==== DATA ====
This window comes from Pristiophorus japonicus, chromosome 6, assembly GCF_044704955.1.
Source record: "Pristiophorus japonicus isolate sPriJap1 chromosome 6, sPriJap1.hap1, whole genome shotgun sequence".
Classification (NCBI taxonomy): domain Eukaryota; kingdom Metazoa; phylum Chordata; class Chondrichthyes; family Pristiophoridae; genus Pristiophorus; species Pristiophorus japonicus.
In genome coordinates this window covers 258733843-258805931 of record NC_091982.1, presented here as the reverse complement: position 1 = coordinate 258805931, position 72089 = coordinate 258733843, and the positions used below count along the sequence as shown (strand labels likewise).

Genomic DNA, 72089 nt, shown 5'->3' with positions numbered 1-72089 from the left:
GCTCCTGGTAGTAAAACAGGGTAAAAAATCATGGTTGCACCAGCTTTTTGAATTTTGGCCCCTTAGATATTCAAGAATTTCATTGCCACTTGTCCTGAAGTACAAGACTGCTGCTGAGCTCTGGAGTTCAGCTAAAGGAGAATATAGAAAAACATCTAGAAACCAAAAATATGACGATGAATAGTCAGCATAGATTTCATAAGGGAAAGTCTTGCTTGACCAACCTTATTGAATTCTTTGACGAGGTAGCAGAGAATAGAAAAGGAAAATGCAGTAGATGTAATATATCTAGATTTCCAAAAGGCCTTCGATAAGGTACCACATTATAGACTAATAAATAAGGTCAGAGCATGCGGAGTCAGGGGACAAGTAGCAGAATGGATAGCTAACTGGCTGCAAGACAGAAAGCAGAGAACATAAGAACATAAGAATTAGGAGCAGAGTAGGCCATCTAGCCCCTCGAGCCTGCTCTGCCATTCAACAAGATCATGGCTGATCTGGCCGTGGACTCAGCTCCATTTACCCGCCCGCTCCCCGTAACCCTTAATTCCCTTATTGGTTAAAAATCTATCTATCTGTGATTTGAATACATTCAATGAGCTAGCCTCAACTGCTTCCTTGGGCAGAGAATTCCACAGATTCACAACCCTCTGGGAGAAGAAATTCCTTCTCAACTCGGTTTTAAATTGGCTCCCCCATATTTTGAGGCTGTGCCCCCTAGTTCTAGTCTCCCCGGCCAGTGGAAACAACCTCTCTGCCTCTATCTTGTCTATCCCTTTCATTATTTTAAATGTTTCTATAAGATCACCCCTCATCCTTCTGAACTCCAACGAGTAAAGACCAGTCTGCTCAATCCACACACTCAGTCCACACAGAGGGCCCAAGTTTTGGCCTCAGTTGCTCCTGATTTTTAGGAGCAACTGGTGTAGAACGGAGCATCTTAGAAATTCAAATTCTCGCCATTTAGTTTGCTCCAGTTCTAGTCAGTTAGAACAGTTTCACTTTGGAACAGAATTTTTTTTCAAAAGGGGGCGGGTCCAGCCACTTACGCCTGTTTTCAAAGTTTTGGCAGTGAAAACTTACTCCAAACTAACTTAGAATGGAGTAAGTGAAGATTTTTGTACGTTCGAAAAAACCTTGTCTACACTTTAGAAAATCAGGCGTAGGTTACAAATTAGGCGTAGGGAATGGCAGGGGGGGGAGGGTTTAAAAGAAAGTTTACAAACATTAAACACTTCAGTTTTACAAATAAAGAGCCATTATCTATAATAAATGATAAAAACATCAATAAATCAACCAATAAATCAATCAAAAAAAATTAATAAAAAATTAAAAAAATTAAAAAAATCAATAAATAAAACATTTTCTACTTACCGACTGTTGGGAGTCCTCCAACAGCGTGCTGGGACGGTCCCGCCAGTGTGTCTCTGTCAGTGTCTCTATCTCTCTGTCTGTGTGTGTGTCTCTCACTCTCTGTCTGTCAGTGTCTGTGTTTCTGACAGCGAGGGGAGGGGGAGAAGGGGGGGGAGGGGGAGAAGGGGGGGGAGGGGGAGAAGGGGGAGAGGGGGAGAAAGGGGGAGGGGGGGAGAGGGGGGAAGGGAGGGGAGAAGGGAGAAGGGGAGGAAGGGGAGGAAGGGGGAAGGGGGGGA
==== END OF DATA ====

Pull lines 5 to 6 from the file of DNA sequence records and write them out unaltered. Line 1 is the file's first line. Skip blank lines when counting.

Genomic DNA, 72089 nt, shown 5'->3' with positions numbered 1-72089 from the left:
GCTCCTGGTAGTAAAACAGGGTAAAAAATCATGGTTGCACCAGCTTTTTGAATTTTGGCCCCTTAGATATTCAAGAATTTCATTGCCACTTGTCCTGAAGTACAAGACTGCTGCTGAGCTCTGGAGTTCAGCTAAAGGAGAATATAGAAAAACATCTAGAAACCAAAAATATGACGATGAATAGTCAGCATAGATTTCATAAGGGAAAGTCTTGCTTGACCAACCTTATTGAATTCTTTGACGAGGTAGCAGAGAATAGAAAAGGAAAATGCAGTAGATGTAATATATCTAGATTTCCAAAAGGCCTTCGATAAGGTACCACATTATAGACTAATAAATAAGGTCAGAGCATGCGGAGTCAGGGGACAAGTAGCAGAATGGATAGCTAACTGGCTGCAAGACAGAAAGCAGAGAACATAAGAACATAAGAATTAGGAGCAGAGTAGGCCATCTAGCCCCTCGAGCCTGCTCTGCCATTCAACAAGATCATGGCTGATCTGGCCGTGGACTCAGCTCCATTTACCCGCCCGCTCCCCGTAACCCTTAATTCCCTTATTGGTTAAAAATCTATCTATCTGTGATTTGAATACATTCAATGAGCTAGCCTCAACTGCTTCCTTGGGCAGAGAATTCCACAGATTCACAACCCTCTGGGAGAAGAAATTCCTTCTCAACTCGGTTTTAAATTGGCTCCCCCATATTTTGAGGCTGTGCCCCCTAGTTCTAGTCTCCCCGGCCAGTGGAAACAACCTCTCTGCCTCTATCTTGTCTATCCCTTTCATTATTTTAAATGTTTCTATAAGATCACCCCTCATCCTTCTGAACTCCAACGAGTAAAGACCAGTCTGCTCAATCCACACACTCAGTCCACACAGAGGGCCCAAGTTTTGGCCTCAGTTGCTCCTGATTTTTAGGAGCAACTGGTGTAGAACGGAGCATCTTAGAAATTCAAATTCTCGCCATTTAGTTTGCTCCAGTTCTAGTCAGTTAGAACAGTTTCACTTTGGAACAGAATTTTTTTTCAAAAGGGGGCGGGTCCAGCCACTTACGCCTGTTTTCAAAGTTTTGGCAGTGAAAACTTACTCCAAACTAACTTAGAATGGAGTAAGTGAAGATTTTTGTACGTTCGAAAAAACCTTGTCTACACTTTAGAAAATCAGGCGTAGGTTACAAATTAGGCGTAGGGAATGGCAGGGGGGGGAGGGTTTAAAAGAAAGTTTACAAACATTAAACACTTCAGTTTTACAAATAAAGAGCCATTATCTATAATAAATGATAAAAACATCAATAAATCAACCAATAAATCAATCAAAAAAAATTAATAAAAAATTAAAAAAATTAAAAAAATCAATAAATAAAACATTTTCTACTTACCGACTGTTGGGAGTCCTCCAACAGCGTGCTGGGACGGTCCCGCCAGTGTGTCTCTGTCAGTGTCTCTATCTCTCTGTCTGTGTGTGTGTCTCTCACTCTCTGTCTGTCAGTGTCTGTGTTTCTGACAGCGAGGGGAGGGGGAGAAGGGGGGGGAGGGGGAGAAGGGGGGGGAGGGGGAGAAGGGGGAGAGGGGGAGAAAGGGGGAGGGGGGGAGAGGGGGGAAGGGAGGGGAGAAGGGAGAAGGGGAGGAAGGGGAGGAAGGGGGAAGGGGGGGA